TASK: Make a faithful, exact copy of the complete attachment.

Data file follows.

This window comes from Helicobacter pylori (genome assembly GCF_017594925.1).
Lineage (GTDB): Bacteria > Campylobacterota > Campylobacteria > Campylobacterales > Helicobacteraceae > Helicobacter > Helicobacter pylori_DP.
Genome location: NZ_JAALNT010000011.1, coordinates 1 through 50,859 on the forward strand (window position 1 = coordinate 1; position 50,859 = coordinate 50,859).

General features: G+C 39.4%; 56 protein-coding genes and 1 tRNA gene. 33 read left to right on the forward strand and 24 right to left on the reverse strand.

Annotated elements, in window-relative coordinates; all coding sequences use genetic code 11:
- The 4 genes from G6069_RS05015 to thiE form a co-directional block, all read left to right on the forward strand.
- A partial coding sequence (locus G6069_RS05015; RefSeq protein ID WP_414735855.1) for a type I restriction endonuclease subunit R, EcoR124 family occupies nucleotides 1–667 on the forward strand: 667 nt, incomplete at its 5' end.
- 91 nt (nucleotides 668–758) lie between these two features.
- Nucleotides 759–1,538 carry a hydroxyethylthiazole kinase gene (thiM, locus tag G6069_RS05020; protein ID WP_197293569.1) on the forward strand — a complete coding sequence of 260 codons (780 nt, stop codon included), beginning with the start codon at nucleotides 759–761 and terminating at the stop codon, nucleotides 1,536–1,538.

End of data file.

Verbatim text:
This window comes from Helicobacter pylori (genome assembly GCF_017594925.1).
Lineage (GTDB): Bacteria > Campylobacterota > Campylobacteria > Campylobacterales > Helicobacteraceae > Helicobacter > Helicobacter pylori_DP.
Genome location: NZ_JAALNT010000011.1, coordinates 1 through 50,859 on the forward strand (window position 1 = coordinate 1; position 50,859 = coordinate 50,859).

General features: G+C 39.4%; 56 protein-coding genes and 1 tRNA gene. 33 read left to right on the forward strand and 24 right to left on the reverse strand.

Annotated elements, in window-relative coordinates; all coding sequences use genetic code 11:
- The 4 genes from G6069_RS05015 to thiE form a co-directional block, all read left to right on the forward strand.
- A partial coding sequence (locus G6069_RS05015; RefSeq protein ID WP_414735855.1) for a type I restriction endonuclease subunit R, EcoR124 family occupies nucleotides 1–667 on the forward strand: 667 nt, incomplete at its 5' end.
- 91 nt (nucleotides 668–758) lie between these two features.
- Nucleotides 759–1,538 carry a hydroxyethylthiazole kinase gene (thiM, locus tag G6069_RS05020; protein ID WP_197293569.1) on the forward strand — a complete coding sequence of 260 codons (780 nt, stop codon included), beginning with the start codon at nucleotides 759–761 and terminating at the stop codon, nucleotides 1,536–1,538.